The growing disparity between the demand for and supply of organs for transplantation has restricted the availability of grafts for patients whose indications for transplantation fall outside of conventional guidelines and it has led to new strategies to increase donor utility. On rare occasions, a donor situation is such that it is not acceptable for routine transplantation but a novel rationale is present for an expectation of success so that the graft may be offered to candidates who would otherwise be excluded from transplantation. We encountered this situation for a patient with hepatitis C virus (HCV) and hepatocellular carcinoma (HCC) that had advanced beyond criteria for transplantation when another liver recipient unexpectedly suffered neurological death from intra-cerebellar bleeding, 13 d after transplantation. Organ donation for allocation to patients on the conventional liver transplantation waiting list had been declined by the organ procurement organization. To determine if there was a reasonable prospect of success of a re-use transplantation, we undertook a systematic survey of the literature.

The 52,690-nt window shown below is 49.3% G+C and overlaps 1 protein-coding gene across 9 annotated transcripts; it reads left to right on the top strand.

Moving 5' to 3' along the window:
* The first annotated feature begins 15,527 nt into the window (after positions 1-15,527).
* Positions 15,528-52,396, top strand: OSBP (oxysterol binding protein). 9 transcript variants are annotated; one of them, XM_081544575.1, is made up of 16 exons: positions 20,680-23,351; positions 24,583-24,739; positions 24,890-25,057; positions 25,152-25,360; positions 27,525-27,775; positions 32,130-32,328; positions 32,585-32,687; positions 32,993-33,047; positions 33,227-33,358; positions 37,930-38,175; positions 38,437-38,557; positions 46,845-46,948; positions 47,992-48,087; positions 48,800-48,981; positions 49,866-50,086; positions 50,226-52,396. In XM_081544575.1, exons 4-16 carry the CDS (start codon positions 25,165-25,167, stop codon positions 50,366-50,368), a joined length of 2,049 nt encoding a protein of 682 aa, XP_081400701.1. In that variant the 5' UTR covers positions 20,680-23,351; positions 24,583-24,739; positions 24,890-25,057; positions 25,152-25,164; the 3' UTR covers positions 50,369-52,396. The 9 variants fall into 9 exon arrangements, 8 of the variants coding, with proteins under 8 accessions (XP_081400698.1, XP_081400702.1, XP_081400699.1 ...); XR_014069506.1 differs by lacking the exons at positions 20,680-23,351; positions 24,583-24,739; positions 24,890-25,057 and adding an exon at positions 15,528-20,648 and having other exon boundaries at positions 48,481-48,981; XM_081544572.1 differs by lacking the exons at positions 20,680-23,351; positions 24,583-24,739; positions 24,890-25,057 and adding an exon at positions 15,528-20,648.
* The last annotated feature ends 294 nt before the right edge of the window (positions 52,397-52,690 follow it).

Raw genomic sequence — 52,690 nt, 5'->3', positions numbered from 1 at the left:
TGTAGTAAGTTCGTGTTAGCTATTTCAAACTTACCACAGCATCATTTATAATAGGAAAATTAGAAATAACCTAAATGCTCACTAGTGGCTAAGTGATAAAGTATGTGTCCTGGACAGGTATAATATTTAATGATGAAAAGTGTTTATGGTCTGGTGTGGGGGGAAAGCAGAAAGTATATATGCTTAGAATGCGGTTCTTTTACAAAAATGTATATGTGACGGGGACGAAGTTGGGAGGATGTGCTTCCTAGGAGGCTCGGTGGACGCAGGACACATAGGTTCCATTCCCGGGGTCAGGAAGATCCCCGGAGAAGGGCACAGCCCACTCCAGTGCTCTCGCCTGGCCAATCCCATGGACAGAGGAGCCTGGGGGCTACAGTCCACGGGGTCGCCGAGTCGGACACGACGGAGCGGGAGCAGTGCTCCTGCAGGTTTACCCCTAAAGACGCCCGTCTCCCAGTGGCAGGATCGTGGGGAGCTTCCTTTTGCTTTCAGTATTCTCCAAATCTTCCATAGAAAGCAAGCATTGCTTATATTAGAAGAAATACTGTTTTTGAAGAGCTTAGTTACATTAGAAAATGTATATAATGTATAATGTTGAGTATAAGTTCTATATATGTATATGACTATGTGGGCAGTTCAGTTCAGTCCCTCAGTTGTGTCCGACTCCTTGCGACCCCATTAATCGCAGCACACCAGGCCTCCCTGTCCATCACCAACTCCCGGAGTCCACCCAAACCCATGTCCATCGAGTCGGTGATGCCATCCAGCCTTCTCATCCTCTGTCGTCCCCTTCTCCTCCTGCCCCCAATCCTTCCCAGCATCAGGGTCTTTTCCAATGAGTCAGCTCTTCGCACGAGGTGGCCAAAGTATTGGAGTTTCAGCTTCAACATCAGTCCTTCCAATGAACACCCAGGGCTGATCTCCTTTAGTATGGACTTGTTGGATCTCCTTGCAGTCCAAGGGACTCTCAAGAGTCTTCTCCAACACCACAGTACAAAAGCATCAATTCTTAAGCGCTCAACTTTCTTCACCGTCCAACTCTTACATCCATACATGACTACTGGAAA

We systematically searched for reports of liver graft re-use using electronic searches of PubMed (1966 to January 2013) and Web of Knowledge (1981 to January 2013). The following key words were used: “liver transplantation”; “reuse”; “graft” or “liver graft”. The search was limited to the English literatures and humans. We performed hand searches of references lists of articles reporting re-use of grafts. We collected the data to determine the age range of each donor and recipient, their liver disease and cause of death (if applicable), the interval between the initial and final liver transplantation and the outcome of the final transplantation.